making fun // paying it forward

I think there are a lot of cliches about changing perspective in life (hindsight 20/20, rosy retrospection, and the more I know, the less I understand...) that would say that our experiences change the way we see things.
And that's true, almost always.
Except for one thing.
For as long as I can remember (at least since I was 14), I have had a theory that there are three types of people in the world. There are fun makers, fun havers and fun takers.
The fun maker is making fun all the time. You know the type. Bringing snacks on a road trip and coming up with the best car games. Just really emitting fun and making it happen. The fun haver will partake in what the maker is doing, but isn't going to bring the party themselves. And then there are the fun takers - the type of person that can just suck the life out of the fun. They're not in the mood, so you're not allowed to be in the mood.
My brother, Duke, has been a fun maker since the day he was born, even coming into the world at 25 weeks because he was just so eager to get the party started. When he was young, we used to joke that he couldn't go in to fragile stores or quiet places because he was this little ball of energy and he couldn't really contain himself. The kid is just a fun maker through and through.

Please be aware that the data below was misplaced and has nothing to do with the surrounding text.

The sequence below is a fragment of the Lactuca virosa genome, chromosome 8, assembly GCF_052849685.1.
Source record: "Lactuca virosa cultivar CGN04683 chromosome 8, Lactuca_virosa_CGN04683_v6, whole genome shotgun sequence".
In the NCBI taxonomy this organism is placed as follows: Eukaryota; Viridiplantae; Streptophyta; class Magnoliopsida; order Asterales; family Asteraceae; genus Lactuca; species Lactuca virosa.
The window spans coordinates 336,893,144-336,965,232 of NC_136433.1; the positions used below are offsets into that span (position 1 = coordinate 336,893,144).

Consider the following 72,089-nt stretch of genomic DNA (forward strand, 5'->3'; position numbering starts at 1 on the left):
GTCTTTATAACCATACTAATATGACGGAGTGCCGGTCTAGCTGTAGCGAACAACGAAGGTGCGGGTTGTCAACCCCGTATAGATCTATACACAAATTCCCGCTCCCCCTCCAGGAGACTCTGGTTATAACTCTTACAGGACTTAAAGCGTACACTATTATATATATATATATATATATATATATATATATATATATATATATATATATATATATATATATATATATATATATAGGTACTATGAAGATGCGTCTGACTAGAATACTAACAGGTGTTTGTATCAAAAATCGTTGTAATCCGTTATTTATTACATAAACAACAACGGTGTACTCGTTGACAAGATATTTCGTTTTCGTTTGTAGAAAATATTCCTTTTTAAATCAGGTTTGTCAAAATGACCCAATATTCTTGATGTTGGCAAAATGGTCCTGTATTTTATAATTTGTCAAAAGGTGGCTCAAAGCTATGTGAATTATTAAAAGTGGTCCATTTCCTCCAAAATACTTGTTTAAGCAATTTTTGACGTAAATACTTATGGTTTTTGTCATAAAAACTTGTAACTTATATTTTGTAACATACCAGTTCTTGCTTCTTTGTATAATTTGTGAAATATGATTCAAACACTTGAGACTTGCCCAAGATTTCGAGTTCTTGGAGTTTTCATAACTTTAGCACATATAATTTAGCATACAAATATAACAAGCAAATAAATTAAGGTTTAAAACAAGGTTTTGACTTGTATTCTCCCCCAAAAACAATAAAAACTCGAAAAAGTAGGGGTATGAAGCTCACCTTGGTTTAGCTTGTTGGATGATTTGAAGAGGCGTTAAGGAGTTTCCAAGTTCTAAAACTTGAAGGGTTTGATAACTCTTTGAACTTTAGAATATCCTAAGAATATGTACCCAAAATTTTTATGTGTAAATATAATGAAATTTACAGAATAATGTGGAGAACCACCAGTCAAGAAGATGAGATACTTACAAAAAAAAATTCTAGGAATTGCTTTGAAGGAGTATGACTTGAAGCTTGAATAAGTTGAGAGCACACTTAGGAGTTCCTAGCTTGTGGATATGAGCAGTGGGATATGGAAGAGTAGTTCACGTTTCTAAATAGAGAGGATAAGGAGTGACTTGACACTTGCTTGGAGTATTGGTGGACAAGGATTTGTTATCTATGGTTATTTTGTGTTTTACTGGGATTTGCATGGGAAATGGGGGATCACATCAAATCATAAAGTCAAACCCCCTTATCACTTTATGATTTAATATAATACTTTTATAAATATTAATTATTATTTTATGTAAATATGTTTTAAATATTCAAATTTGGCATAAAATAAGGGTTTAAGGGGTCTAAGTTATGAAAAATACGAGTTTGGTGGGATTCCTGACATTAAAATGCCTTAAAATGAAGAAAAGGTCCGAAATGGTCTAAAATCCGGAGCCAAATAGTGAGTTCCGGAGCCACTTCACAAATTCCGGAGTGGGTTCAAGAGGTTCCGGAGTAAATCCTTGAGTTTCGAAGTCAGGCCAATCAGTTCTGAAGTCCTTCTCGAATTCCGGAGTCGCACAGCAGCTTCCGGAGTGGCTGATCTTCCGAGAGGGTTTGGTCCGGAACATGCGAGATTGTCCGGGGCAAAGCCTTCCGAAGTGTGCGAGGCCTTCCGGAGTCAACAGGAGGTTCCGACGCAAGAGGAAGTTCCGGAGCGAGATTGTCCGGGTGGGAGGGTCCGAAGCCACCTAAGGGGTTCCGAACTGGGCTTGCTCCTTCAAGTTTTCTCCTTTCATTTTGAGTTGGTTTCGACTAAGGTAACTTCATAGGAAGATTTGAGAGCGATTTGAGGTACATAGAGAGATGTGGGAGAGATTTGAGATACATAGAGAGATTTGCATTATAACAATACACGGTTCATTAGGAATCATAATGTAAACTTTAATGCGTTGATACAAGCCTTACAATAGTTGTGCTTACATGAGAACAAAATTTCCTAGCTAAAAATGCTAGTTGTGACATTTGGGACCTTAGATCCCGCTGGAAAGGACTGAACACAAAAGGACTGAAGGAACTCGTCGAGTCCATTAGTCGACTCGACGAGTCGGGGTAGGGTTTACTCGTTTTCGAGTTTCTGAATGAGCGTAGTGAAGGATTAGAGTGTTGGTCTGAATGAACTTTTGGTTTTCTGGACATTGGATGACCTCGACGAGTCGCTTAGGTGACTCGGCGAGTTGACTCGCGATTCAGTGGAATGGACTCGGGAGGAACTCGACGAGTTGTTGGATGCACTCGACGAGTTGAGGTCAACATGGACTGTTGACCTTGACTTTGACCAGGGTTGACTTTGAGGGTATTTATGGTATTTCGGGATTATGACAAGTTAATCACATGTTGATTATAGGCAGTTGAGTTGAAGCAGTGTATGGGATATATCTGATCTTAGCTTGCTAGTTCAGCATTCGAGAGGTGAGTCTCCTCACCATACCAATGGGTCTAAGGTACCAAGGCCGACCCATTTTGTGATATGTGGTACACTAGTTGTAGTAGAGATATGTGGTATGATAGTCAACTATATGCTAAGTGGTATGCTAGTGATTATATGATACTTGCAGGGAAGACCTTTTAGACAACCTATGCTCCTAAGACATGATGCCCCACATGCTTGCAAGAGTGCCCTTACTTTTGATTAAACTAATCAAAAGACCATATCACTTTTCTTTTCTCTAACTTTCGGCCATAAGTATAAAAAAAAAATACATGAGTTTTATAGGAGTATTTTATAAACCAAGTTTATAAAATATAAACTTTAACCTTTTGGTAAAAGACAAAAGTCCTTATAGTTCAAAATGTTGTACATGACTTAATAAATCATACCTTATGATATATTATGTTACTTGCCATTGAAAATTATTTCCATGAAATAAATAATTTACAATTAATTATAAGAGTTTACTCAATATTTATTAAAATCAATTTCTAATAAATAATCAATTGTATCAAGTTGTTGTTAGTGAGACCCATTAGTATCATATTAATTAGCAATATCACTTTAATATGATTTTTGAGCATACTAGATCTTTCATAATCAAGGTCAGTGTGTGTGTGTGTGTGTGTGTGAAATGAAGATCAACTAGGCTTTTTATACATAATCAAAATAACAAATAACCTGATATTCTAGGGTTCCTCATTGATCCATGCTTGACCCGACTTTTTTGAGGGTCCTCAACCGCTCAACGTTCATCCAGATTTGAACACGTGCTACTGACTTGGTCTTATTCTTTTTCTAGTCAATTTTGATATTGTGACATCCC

And this weekend, on Easter, he brought fun straight to the beach in a big way.
We went to a sunrise service, then found ourselves posted up on the beach for the long haul. Duke decided he wanted to take all of his cash and fill up Easter eggs, then plant them on the beach for random kids to find.
So, we took his money and stuffed our emptied eggs and acted real sneaky like as we dropped them around the beach. Then, we sat back and watched as the cutiest little kiddoes started finding them.
They were happy enough to find eggs - who wouldn't be?! - but then, when they opened them up and found money in them, they were ecstatic. We were watching from afar as they started jumping up and down - then running around the beach, digging, searching for more eggs. It was like the best kind of pandemonium broke out on the beach as these kids realized that the Easter bunny had actually come to the beach, and he'd left them cash. It's like he was working with the Tooth Fairy or something!
And, best of all, not even the parents knew where it came from.
If that's not a fun maker at his best, I don't know what is.
As we were leaving the beach, one of the kid's dads stopped us and asked if we'd planted the eggs. We awkwardly said yes and he replied, "Well, that was such a great surprise. We're going to take the eggs and refill them for other kids to find."
And this was the perfect reminder that even $1 acts of kindness don't go unnoticed. Sometimes the big things make the biggest difference, but other times, it's the little things that go the furthest. Sometimes we have to go on trips and donate money and think big. But sometimes, we just have to eat the jelly beans out of our plastic eggs and fill them up with a little bit of love for someone else to find. Who knows? Maybe the next person will add a little bit more love, and before we know it, the world will be filled with fun-making, love-giving egg hiders.
We can only hope, my friends!
Happy day to you!